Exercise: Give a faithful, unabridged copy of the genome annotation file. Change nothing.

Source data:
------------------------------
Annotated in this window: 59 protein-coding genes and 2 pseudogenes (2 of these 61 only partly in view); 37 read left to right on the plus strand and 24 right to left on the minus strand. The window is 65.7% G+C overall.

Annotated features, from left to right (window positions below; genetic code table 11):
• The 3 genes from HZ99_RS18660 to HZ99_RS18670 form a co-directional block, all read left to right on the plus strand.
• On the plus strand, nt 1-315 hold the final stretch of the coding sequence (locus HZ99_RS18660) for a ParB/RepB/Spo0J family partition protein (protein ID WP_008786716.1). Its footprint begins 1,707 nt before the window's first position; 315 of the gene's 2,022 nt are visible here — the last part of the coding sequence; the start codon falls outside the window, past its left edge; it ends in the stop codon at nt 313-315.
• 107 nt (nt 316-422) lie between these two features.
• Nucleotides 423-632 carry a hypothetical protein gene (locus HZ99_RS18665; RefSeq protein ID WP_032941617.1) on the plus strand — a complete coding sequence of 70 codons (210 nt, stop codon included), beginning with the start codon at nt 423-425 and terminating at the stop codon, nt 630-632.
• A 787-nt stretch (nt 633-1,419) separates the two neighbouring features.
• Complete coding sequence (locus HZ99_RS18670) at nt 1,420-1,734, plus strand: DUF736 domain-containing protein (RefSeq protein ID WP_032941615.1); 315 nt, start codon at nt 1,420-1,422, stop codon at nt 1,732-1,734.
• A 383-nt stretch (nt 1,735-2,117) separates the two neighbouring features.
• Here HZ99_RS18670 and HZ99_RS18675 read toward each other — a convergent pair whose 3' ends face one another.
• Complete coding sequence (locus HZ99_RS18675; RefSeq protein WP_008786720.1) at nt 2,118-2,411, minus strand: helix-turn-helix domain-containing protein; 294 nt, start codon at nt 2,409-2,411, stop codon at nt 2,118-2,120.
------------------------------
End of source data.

Annotated in this window: 59 protein-coding genes and 2 pseudogenes (2 of these 61 only partly in view); 37 read left to right on the plus strand and 24 right to left on the minus strand. The window is 65.7% G+C overall.

Annotated features, from left to right (window positions below; genetic code table 11):
• The 3 genes from HZ99_RS18660 to HZ99_RS18670 form a co-directional block, all read left to right on the plus strand.
• On the plus strand, nt 1-315 hold the final stretch of the coding sequence (locus HZ99_RS18660) for a ParB/RepB/Spo0J family partition protein (protein ID WP_008786716.1). Its footprint begins 1,707 nt before the window's first position; 315 of the gene's 2,022 nt are visible here — the last part of the coding sequence; the start codon falls outside the window, past its left edge; it ends in the stop codon at nt 313-315.
• 107 nt (nt 316-422) lie between these two features.
• Nucleotides 423-632 carry a hypothetical protein gene (locus HZ99_RS18665; RefSeq protein ID WP_032941617.1) on the plus strand — a complete coding sequence of 70 codons (210 nt, stop codon included), beginning with the start codon at nt 423-425 and terminating at the stop codon, nt 630-632.
• A 787-nt stretch (nt 633-1,419) separates the two neighbouring features.
• Complete coding sequence (locus HZ99_RS18670) at nt 1,420-1,734, plus strand: DUF736 domain-containing protein (RefSeq protein ID WP_032941615.1); 315 nt, start codon at nt 1,420-1,422, stop codon at nt 1,732-1,734.
• A 383-nt stretch (nt 1,735-2,117) separates the two neighbouring features.
• Here HZ99_RS18670 and HZ99_RS18675 read toward each other — a convergent pair whose 3' ends face one another.
• Complete coding sequence (locus HZ99_RS18675; RefSeq protein WP_008786720.1) at nt 2,118-2,411, minus strand: helix-turn-helix domain-containing protein; 294 nt, start codon at nt 2,409-2,411, stop codon at nt 2,118-2,120.